It seems like most people are glued to some kind of device. So why not use those screens to improve follow-up care? Case Western Reserve University’s School of Dental Medicine is recently evaluated 60 patients for their willingness and ability to follow oral hygiene instructions given by an iPad rather than directly from a healthcare professional.
“In healthcare, we are not only preparing for an influx of elderly patients and a growing global middle class wanting to improve quality of life, but also trying to keep a lid on the skyrocketing costs of care delivery. The challenge is how we can help more people who need it and help cut the already high cost of care delivery,” said Leena Palomo, DMD, MSD, associate professor in the Department of Periodontics and designer of the project.
“This is a new pathway to manage a self-care communication to the expected large numbers of people who need it,” Palomo said. “Think about it. Your care professional teaches you how to floss, how to brush. You ask questions, you leave. The conversation takes between eight to 10 minutes.”
On a mobile device, however, patients can request more guidance, have instructions repeated, or learn more, the researchers said, all while cutting costs. Dentists also could include follow-ups and daily maintenance in an electronic platform. For the study, the researchers divided subjects into two groups of 30: those older or younger than 50 years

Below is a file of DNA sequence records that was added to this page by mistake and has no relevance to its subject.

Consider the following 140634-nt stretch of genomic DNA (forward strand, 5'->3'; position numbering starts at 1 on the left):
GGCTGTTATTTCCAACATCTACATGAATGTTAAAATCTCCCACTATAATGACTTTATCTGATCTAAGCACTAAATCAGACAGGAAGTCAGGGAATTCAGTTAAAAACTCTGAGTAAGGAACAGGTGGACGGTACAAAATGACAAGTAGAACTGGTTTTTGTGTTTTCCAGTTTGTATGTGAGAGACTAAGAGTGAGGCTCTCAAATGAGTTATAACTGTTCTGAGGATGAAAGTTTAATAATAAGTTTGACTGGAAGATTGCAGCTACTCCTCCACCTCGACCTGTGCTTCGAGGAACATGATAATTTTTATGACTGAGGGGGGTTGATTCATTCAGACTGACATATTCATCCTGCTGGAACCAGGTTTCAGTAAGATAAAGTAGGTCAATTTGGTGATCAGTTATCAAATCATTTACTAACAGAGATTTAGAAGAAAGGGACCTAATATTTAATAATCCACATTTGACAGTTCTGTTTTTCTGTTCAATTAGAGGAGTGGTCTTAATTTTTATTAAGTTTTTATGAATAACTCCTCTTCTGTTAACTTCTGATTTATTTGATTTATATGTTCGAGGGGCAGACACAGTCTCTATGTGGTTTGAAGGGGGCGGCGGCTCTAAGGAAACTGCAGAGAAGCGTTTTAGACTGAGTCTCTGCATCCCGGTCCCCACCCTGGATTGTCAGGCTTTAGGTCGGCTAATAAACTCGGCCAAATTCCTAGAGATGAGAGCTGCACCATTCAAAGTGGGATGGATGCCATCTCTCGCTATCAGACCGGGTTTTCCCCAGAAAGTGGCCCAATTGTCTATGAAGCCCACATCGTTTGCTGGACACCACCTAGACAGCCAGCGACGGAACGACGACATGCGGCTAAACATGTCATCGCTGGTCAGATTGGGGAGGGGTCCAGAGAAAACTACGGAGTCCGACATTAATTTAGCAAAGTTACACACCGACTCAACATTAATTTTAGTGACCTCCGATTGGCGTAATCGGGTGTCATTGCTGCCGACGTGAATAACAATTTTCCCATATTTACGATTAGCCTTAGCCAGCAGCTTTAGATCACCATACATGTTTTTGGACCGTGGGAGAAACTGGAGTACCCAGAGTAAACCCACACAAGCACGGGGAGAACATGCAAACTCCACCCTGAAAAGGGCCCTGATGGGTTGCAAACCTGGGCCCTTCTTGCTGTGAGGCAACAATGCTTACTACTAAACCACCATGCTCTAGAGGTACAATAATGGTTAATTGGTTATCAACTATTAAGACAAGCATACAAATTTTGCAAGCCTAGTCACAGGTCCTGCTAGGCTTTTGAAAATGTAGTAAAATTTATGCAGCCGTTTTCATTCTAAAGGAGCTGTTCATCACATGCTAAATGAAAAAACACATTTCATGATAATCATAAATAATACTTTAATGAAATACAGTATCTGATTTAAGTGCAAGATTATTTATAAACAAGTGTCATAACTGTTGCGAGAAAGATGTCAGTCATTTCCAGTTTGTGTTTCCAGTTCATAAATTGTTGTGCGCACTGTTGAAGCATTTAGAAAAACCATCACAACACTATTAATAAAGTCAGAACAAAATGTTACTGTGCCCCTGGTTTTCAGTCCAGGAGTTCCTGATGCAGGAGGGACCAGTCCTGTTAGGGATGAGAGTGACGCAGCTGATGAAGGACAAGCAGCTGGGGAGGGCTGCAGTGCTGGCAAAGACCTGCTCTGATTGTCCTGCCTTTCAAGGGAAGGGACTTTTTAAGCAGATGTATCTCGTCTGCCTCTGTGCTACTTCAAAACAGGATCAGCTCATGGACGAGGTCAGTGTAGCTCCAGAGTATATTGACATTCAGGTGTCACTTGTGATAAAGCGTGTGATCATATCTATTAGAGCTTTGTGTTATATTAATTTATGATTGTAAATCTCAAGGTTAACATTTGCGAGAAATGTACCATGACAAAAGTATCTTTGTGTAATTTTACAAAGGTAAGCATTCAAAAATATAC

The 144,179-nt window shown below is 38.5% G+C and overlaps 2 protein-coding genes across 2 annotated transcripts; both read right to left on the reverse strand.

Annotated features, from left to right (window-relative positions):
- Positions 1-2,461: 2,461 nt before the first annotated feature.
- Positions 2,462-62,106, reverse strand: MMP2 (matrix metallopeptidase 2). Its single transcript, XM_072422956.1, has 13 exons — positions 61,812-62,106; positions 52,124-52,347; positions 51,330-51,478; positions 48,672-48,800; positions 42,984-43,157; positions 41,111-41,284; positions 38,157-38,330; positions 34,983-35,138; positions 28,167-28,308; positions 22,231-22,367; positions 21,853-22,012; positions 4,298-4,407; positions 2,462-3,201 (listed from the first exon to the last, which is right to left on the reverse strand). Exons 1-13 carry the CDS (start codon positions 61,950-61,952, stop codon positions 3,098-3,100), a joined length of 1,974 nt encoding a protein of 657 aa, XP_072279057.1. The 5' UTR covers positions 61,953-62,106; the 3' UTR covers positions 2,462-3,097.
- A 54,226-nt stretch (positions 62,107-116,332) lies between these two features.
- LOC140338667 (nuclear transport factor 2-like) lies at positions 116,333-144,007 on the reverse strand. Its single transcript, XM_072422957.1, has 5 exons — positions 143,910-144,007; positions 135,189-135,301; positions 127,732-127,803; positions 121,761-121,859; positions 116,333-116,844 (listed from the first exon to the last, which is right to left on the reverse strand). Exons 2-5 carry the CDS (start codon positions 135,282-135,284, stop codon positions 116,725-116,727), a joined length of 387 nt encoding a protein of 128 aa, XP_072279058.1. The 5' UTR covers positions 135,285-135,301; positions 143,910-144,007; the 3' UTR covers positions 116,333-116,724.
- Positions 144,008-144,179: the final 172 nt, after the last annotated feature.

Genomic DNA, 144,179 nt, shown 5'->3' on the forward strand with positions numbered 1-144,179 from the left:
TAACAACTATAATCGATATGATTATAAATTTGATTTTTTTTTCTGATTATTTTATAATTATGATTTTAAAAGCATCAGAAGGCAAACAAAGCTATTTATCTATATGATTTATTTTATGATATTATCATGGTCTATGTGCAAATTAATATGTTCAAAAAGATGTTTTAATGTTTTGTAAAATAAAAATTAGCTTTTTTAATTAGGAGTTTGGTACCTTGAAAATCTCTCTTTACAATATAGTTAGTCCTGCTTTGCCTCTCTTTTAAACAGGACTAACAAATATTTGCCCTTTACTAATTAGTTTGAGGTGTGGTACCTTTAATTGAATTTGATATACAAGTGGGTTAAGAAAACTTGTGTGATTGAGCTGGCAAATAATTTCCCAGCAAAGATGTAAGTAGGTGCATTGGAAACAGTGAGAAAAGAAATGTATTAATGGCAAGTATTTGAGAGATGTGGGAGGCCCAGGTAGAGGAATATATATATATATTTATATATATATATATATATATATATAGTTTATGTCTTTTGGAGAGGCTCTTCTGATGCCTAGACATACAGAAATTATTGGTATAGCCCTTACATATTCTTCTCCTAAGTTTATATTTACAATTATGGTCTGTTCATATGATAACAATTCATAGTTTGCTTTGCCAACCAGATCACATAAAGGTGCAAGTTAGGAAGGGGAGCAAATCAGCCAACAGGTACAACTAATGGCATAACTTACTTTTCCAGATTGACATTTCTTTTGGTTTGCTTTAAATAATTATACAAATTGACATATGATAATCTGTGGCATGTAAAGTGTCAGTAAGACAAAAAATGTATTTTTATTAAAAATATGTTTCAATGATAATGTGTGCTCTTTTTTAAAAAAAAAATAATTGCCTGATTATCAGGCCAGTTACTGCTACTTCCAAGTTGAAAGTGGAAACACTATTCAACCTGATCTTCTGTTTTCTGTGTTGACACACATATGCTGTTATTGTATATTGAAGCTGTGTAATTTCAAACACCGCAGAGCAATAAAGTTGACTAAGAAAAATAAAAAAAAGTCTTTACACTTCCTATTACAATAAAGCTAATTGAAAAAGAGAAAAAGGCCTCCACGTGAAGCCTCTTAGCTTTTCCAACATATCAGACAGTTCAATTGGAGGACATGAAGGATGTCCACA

The younger group overwhelmingly preferred the tablet. Meanwhile, about half of the older group preferred hearing follow-up care instructions face to face, while the other half was indifferent about computer-assisted instructions. In other words, the older group not only didn’t mind using the technology, but also felt comfortable with it.
“We asked, it is actually better to do this with technology?” Palomo said. “The current 50-and-over crowd is as satisfied with technology as the caregiver.
Palomo said the results could have a significant impact on dentistry’s future, as the number of baby boomers will reach 71 million by 2029, according to the US Census.
“It’s nice to have that caregiver talk, but today’s 50-year-old is tomorrow’s 70-year-old,” said Palomo. “That’s what gave rise to this testing.”
Using a tablet or other electronic device for providing self-care instructions shows potential in other areas of medicine as well, Palomo said, such as self-care for diabetic and chronic-obstructive pulmonary disease patients. The researchers further believe that their work warrants significant future investigation, and follow-up studies are in the works. The team included members of the dental school’s periodontics and community dentistry departments and the Frances Payne Bolton School of Nursing.
The study, “Effectiveness of Oral Hygiene Instructions Given in a Computer-Assisted Format versus a Self-Care Instructor,” was published by Dentistry Journal.